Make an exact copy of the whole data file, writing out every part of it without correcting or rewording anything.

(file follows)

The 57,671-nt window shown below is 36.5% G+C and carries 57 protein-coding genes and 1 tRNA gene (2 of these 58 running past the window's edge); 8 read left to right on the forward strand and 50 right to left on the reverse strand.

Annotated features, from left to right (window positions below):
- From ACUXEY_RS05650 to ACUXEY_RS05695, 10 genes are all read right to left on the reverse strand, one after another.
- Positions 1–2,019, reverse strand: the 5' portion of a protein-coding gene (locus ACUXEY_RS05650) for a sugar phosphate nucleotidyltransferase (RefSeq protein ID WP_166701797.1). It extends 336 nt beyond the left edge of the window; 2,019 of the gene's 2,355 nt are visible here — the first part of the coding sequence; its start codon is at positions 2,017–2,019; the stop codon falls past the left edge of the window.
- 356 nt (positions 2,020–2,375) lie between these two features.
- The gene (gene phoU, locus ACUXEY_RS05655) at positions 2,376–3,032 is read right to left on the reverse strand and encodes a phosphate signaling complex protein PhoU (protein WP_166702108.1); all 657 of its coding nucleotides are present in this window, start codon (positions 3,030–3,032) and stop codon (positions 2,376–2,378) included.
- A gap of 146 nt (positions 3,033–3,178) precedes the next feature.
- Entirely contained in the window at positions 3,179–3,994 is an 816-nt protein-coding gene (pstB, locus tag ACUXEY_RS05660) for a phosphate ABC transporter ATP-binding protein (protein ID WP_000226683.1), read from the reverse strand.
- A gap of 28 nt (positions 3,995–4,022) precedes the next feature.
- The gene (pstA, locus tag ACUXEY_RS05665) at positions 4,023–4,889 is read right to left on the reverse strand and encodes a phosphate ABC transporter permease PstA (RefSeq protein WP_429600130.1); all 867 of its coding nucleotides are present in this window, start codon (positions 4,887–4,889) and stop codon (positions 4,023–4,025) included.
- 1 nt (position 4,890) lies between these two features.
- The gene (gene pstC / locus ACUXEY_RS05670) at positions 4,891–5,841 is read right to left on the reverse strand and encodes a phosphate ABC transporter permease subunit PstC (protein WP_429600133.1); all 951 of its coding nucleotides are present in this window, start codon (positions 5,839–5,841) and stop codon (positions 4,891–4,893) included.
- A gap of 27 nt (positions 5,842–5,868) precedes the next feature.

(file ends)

The 57,671-nt window shown below is 36.5% G+C and carries 57 protein-coding genes and 1 tRNA gene (2 of these 58 running past the window's edge); 8 read left to right on the forward strand and 50 right to left on the reverse strand.

Annotated features, from left to right (window positions below):
- From ACUXEY_RS05650 to ACUXEY_RS05695, 10 genes are all read right to left on the reverse strand, one after another.
- Positions 1–2,019, reverse strand: the 5' portion of a protein-coding gene (locus ACUXEY_RS05650) for a sugar phosphate nucleotidyltransferase (RefSeq protein ID WP_166701797.1). It extends 336 nt beyond the left edge of the window; 2,019 of the gene's 2,355 nt are visible here — the first part of the coding sequence; its start codon is at positions 2,017–2,019; the stop codon falls past the left edge of the window.
- 356 nt (positions 2,020–2,375) lie between these two features.
- The gene (gene phoU, locus ACUXEY_RS05655) at positions 2,376–3,032 is read right to left on the reverse strand and encodes a phosphate signaling complex protein PhoU (protein WP_166702108.1); all 657 of its coding nucleotides are present in this window, start codon (positions 3,030–3,032) and stop codon (positions 2,376–2,378) included.
- A gap of 146 nt (positions 3,033–3,178) precedes the next feature.
- Entirely contained in the window at positions 3,179–3,994 is an 816-nt protein-coding gene (pstB, locus tag ACUXEY_RS05660) for a phosphate ABC transporter ATP-binding protein (protein ID WP_000226683.1), read from the reverse strand.
- A gap of 28 nt (positions 3,995–4,022) precedes the next feature.
- The gene (pstA, locus tag ACUXEY_RS05665) at positions 4,023–4,889 is read right to left on the reverse strand and encodes a phosphate ABC transporter permease PstA (RefSeq protein WP_429600130.1); all 867 of its coding nucleotides are present in this window, start codon (positions 4,887–4,889) and stop codon (positions 4,023–4,025) included.
- 1 nt (position 4,890) lies between these two features.
- The gene (gene pstC / locus ACUXEY_RS05670) at positions 4,891–5,841 is read right to left on the reverse strand and encodes a phosphate ABC transporter permease subunit PstC (protein WP_429600133.1); all 951 of its coding nucleotides are present in this window, start codon (positions 5,839–5,841) and stop codon (positions 4,891–4,893) included.
- A gap of 27 nt (positions 5,842–5,868) precedes the next feature.